Previous post: CSPG Report: The Third Party Impact in 2008
Next post: Smart Politics On "The Blog Bunker" Today

Leave a comment


Remains of the Data

Kevin McCarthy Becomes Least Tenured Floor Leader in US House History

At less than four terms, McCarthy has served 423 fewer days in the chamber than any floor leader in U.S. House history and almost 10 years less than the average leader.

Political Crumbs

The Second Time Around

Former Republican Congressman Bob Beauprez became the seventh major party or second place gubernatorial candidate in Colorado to get a second chance at the office when he narrowly won his party's nomination last month. Two of the previous six candidates were successful. Democrat Alva Adams lost his first gubernatorial bid to Benjamin Eaton in 1884, but was victorious two years later against William Meyer. Democrat Charles Johnson placed third in 1894 behind Republican Albert McIntyre and Populist incumbent Governor David Waite but returned as the Fusion (Democrat/Populist) nominee in 1898 and defeated GOPer Henry Wolcott. Gubernatorial candidates who received a second chance but lost both general elections include Democrat Thomas Patterson (1888, 1914), Progressive Edward Costigan (1912, 1914), Republican Donald Brotzman (1954, 1956), and Republican David Strickland (1978, 1986).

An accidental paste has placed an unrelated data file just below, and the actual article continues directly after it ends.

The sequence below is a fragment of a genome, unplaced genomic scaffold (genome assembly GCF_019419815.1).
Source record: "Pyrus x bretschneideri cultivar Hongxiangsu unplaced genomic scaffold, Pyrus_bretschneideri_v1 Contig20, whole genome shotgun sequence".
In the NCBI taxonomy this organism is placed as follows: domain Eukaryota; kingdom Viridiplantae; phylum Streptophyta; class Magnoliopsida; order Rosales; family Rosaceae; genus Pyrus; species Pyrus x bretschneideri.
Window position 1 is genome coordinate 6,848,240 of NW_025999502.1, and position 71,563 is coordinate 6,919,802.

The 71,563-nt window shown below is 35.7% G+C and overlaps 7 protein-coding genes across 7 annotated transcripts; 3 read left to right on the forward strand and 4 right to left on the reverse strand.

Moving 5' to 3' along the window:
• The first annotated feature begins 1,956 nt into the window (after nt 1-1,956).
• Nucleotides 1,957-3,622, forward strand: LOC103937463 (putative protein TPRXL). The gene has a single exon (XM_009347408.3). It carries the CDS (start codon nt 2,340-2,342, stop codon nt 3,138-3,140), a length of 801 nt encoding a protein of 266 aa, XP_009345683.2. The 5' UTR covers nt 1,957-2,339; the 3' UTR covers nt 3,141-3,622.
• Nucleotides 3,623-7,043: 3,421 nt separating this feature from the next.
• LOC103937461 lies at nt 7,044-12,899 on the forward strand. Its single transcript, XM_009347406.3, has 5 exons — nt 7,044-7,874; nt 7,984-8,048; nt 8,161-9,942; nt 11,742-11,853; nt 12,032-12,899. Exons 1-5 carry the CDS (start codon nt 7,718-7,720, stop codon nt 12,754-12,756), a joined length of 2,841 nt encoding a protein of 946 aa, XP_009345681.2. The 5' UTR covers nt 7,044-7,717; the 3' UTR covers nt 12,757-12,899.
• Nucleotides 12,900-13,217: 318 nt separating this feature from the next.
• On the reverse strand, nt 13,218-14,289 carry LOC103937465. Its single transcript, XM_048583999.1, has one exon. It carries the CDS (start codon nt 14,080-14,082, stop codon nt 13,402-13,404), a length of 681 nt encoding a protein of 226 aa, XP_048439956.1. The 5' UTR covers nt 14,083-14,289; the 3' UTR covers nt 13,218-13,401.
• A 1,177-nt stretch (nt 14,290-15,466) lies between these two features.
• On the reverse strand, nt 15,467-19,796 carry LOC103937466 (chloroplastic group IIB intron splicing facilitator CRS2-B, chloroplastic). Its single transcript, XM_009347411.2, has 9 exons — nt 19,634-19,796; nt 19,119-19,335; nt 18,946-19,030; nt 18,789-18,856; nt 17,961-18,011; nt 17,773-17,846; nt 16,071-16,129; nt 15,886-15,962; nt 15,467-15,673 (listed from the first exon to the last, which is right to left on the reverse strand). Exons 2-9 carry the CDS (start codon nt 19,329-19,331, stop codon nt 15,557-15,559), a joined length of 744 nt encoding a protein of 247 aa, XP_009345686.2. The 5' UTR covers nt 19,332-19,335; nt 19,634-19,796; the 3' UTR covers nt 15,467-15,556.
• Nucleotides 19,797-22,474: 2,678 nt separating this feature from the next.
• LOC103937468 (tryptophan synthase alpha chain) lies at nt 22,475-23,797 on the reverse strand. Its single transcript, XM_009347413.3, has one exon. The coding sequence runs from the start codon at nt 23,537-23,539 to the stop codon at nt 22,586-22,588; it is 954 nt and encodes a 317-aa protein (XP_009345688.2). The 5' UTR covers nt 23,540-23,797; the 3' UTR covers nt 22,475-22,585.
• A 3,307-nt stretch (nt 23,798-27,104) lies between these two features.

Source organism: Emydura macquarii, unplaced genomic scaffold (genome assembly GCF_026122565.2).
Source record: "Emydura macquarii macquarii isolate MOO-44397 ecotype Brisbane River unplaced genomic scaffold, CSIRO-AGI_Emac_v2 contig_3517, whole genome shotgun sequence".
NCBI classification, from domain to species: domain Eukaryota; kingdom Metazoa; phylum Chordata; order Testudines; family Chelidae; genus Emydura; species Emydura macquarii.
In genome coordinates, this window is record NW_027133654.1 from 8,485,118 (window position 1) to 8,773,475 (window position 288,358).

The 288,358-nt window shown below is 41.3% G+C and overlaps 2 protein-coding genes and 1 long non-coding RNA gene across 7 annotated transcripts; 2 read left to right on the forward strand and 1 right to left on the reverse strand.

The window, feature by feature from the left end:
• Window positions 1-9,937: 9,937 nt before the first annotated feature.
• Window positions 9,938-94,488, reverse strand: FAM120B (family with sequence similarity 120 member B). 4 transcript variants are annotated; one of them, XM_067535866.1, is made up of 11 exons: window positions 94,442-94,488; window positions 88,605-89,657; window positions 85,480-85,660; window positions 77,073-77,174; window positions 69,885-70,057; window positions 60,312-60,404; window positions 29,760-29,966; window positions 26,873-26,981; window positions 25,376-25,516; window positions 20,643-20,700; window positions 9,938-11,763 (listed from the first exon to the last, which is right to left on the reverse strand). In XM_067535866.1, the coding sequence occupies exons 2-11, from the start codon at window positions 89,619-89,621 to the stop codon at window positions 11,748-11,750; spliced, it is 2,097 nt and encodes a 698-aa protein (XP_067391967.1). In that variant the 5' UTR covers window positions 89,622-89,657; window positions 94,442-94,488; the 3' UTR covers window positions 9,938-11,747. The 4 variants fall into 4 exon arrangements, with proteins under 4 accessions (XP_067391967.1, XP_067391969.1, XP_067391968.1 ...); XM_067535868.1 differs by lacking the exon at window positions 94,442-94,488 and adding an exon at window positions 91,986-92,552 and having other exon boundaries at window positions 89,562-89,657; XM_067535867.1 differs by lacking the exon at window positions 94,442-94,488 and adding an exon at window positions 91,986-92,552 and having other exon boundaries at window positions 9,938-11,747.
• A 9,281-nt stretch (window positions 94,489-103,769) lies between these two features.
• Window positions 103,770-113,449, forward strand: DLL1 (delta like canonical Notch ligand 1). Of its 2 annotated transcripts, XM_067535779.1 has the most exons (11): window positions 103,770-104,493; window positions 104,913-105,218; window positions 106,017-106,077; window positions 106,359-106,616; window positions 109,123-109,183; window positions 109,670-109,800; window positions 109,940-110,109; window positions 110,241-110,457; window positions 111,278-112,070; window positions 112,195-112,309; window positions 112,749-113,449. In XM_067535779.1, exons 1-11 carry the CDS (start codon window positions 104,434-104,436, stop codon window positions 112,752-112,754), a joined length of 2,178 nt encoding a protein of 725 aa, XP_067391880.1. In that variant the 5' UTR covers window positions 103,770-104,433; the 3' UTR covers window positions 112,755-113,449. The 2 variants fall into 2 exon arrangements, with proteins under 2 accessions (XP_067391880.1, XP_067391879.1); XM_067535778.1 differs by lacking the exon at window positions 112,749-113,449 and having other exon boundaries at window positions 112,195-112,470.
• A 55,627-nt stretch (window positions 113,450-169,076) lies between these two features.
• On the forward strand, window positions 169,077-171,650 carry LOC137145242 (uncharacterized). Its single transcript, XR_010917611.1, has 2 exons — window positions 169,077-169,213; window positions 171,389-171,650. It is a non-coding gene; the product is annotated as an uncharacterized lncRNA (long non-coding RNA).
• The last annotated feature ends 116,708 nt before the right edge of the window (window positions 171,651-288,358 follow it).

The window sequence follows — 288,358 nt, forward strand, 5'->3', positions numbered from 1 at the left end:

How Are the Plurality Winners Doing?